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Effectiveness of Medicines to Treat Alcohol Use Disorders

alcohol use disordersA recent analysis of more than 120 studies that examined the effectiveness of medicines to treat alcohol use disorders found that acamprosate and oral naltrexone have the strongest evidence for decreasing alcohol consumption.[1]

Alcohol use disorders (AUDs) are too common, causing serious illnesses and increasing the risk of early death by three times.1 Treating AUDs is difficult; however, when treated with medicine, many do well.1 Unfortunately, less than 10 percent of patients with AUDs receive medicine to assist in reducing alcohol consumption.1

Daniel E. Jonas, MD, MPH, and colleagues of the University of North Carolina conducted a review and meta-analysis to evaluate both the benefits and harms of medicines that are used for the treatment of adults with AUDs.1 Overall, the researchers identified 122 randomized clinical trials and one cohort study, giving a total of 22,803 participants.1

Most of the studies assessed acamprosate, naltrexone, or both.1 The researchers presented their results in terms of number needed to treat (NNT), which is the average number of patients who needed to be treated to see benefit in one patient.1 The NNT to prevent return to any drinking for acamprosate was 12, and the NNT for oral naltrexone was 20.1 The NNT to prevent return to heavy drinking was 12 for oral naltrexone.1

For injectable naltrexone, the researchers did not find an association with return to any drinking or heavy drinking, but found an association with reduction in heavy drinking days.1 Also, due to its long-standing availability, clinicians may be more familiar with disulfiram, rather than naltrexone or acamprosate.1 However, researchers found that disulfiram does not adequately support an association with preventing return to any drinking or improvement in other alcohol consumption outcomes.1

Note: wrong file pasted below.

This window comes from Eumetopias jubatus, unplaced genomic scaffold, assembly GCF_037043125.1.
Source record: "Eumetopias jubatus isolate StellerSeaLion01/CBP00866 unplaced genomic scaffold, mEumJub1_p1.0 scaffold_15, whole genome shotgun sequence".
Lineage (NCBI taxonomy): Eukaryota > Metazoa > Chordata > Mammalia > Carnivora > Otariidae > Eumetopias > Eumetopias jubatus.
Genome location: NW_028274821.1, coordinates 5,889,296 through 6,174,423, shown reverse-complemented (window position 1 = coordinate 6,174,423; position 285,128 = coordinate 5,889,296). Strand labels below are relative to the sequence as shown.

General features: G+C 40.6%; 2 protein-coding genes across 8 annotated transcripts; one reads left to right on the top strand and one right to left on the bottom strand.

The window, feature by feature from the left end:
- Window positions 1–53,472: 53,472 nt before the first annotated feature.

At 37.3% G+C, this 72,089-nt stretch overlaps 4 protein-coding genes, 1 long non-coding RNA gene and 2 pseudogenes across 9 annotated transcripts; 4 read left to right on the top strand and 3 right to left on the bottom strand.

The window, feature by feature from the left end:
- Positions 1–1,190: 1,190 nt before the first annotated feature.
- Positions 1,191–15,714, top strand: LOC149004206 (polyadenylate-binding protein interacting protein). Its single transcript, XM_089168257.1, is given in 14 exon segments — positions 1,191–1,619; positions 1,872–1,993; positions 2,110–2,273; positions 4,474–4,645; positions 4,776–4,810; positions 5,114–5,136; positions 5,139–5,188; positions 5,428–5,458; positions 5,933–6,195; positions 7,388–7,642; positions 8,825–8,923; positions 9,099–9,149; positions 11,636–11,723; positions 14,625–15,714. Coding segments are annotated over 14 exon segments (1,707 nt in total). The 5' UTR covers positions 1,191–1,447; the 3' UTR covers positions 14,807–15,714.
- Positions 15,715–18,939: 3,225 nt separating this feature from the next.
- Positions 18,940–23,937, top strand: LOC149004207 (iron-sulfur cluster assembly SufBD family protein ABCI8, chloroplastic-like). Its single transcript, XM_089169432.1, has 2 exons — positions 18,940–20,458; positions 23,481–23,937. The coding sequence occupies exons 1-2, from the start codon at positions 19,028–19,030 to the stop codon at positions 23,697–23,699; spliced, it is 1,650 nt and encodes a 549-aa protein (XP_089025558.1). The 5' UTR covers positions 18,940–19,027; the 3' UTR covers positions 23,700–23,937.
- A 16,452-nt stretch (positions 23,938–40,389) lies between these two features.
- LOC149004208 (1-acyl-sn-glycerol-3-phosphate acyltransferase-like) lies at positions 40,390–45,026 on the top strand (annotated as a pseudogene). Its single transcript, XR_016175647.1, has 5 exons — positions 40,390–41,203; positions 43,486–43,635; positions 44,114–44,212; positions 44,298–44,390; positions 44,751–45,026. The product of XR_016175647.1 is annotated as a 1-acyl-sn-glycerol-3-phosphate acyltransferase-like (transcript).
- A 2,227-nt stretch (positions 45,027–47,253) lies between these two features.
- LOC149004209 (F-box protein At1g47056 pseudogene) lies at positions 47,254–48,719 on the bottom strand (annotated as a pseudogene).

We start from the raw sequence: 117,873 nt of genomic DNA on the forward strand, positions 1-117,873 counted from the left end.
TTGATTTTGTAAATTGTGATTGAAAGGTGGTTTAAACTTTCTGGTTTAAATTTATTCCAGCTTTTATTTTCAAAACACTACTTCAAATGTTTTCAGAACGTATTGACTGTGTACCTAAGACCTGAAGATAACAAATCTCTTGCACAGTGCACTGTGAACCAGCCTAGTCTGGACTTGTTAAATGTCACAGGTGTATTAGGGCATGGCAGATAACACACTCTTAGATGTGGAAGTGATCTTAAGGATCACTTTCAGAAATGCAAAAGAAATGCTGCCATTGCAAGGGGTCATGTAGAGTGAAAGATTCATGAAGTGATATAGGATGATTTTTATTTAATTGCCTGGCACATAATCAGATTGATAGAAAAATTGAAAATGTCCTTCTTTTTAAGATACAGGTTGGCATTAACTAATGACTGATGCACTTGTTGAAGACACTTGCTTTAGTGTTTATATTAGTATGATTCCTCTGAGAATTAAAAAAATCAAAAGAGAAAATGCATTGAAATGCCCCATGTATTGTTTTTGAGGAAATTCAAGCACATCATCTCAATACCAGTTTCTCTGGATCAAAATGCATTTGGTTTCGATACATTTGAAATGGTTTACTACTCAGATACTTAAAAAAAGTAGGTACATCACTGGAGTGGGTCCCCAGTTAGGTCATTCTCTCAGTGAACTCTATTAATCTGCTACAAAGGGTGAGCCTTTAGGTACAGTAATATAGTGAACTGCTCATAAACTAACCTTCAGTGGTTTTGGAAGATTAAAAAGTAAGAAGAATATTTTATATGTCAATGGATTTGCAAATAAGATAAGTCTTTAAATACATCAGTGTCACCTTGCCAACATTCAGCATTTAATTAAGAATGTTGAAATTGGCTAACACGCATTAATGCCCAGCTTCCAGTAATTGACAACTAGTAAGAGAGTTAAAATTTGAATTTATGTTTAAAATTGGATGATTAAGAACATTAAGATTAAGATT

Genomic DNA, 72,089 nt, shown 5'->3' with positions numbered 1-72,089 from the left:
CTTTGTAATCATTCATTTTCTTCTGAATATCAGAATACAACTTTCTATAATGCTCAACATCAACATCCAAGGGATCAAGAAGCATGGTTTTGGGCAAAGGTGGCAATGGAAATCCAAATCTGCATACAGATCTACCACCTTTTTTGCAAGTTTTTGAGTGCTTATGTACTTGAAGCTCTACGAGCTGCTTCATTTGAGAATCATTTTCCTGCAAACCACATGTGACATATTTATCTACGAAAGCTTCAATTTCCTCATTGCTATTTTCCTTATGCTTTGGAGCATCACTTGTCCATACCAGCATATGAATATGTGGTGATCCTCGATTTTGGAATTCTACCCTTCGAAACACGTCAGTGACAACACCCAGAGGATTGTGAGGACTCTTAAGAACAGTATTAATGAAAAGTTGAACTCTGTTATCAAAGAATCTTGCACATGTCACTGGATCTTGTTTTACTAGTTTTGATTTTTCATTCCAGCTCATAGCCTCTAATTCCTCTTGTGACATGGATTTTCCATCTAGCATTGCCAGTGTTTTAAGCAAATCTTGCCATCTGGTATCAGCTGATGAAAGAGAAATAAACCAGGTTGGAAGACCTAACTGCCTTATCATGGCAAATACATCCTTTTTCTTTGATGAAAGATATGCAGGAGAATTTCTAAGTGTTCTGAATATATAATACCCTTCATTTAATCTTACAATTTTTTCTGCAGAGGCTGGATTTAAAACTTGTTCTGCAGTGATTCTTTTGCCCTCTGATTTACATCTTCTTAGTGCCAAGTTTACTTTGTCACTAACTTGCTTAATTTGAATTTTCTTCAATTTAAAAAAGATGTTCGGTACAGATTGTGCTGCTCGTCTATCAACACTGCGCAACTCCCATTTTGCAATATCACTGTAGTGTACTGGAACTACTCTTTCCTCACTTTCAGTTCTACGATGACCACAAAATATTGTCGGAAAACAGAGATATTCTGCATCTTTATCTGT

Among medications that are used off-label, the researchers found moderate evidence that supports an association with improvement in some consumption outcomes for nalmefene and topiramate.1

“When clinicians decide to use one of the medications, a number of factors may help with choosing which medication to prescribe, including the medication’s efficacy, administration frequency, cost, adverse events, and availability,” the researchers concluded.1

Katharine A. Bradley, MD, MPH of the Group Health Research Institute, Seattle, and Daniel R. Kivlahan, PhD, of the Veterans Health Administration, Washington, D.C., commented on the findings in an editorial:

“Treatment of AUD is considered an essential health benefit under health care reform. More patients with AUDs will have insurance, which could increase their access to evidence-based treatments for AUDs. The article by Jonas and colleagues should encourage patients and their clinicians to engage in shared decision making about AUD treatment options. By identifying 4 effective medications for AUD [naltrexone, acamprosate, topiramate, and nalmefene], the authors highlight treatment options for a common medical condition for which patient-centered care is not currently the norm. Patients with AUDs should be offered options, including medications, evidence-based behavioral treatments, and mutual support for recovery. Moreover, patients should expect shared decision making about the best options for them.”1



[1] The JAMA Network Journals. (2014, May 13). Effectiveness of medications to treat alcohol use disorders examined. ScienceDaily. Retrieved May 16, 2014 from www.sciencedaily.com/releases/2014/05/140513161720.htm

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